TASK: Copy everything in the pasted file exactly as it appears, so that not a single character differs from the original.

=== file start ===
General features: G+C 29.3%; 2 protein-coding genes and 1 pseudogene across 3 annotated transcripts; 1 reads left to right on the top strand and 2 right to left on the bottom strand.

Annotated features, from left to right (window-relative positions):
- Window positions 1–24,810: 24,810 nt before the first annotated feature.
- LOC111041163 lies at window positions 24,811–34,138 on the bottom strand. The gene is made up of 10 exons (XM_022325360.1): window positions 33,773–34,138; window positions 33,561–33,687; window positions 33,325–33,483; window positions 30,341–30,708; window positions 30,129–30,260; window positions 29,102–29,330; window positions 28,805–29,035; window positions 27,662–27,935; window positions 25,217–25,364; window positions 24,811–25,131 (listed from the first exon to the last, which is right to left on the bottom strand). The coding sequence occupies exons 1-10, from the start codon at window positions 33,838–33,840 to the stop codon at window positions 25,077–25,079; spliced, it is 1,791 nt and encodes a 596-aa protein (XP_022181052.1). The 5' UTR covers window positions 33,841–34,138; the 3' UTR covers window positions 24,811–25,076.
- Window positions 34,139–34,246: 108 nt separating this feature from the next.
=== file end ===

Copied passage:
General features: G+C 29.3%; 2 protein-coding genes and 1 pseudogene across 3 annotated transcripts; 1 reads left to right on the top strand and 2 right to left on the bottom strand.

Annotated features, from left to right (window-relative positions):
- Window positions 1–24,810: 24,810 nt before the first annotated feature.
- LOC111041163 lies at window positions 24,811–34,138 on the bottom strand. The gene is made up of 10 exons (XM_022325360.1): window positions 33,773–34,138; window positions 33,561–33,687; window positions 33,325–33,483; window positions 30,341–30,708; window positions 30,129–30,260; window positions 29,102–29,330; window positions 28,805–29,035; window positions 27,662–27,935; window positions 25,217–25,364; window positions 24,811–25,131 (listed from the first exon to the last, which is right to left on the bottom strand). The coding sequence occupies exons 1-10, from the start codon at window positions 33,838–33,840 to the stop codon at window positions 25,077–25,079; spliced, it is 1,791 nt and encodes a 596-aa protein (XP_022181052.1). The 5' UTR covers window positions 33,841–34,138; the 3' UTR covers window positions 24,811–25,076.
- Window positions 34,139–34,246: 108 nt separating this feature from the next.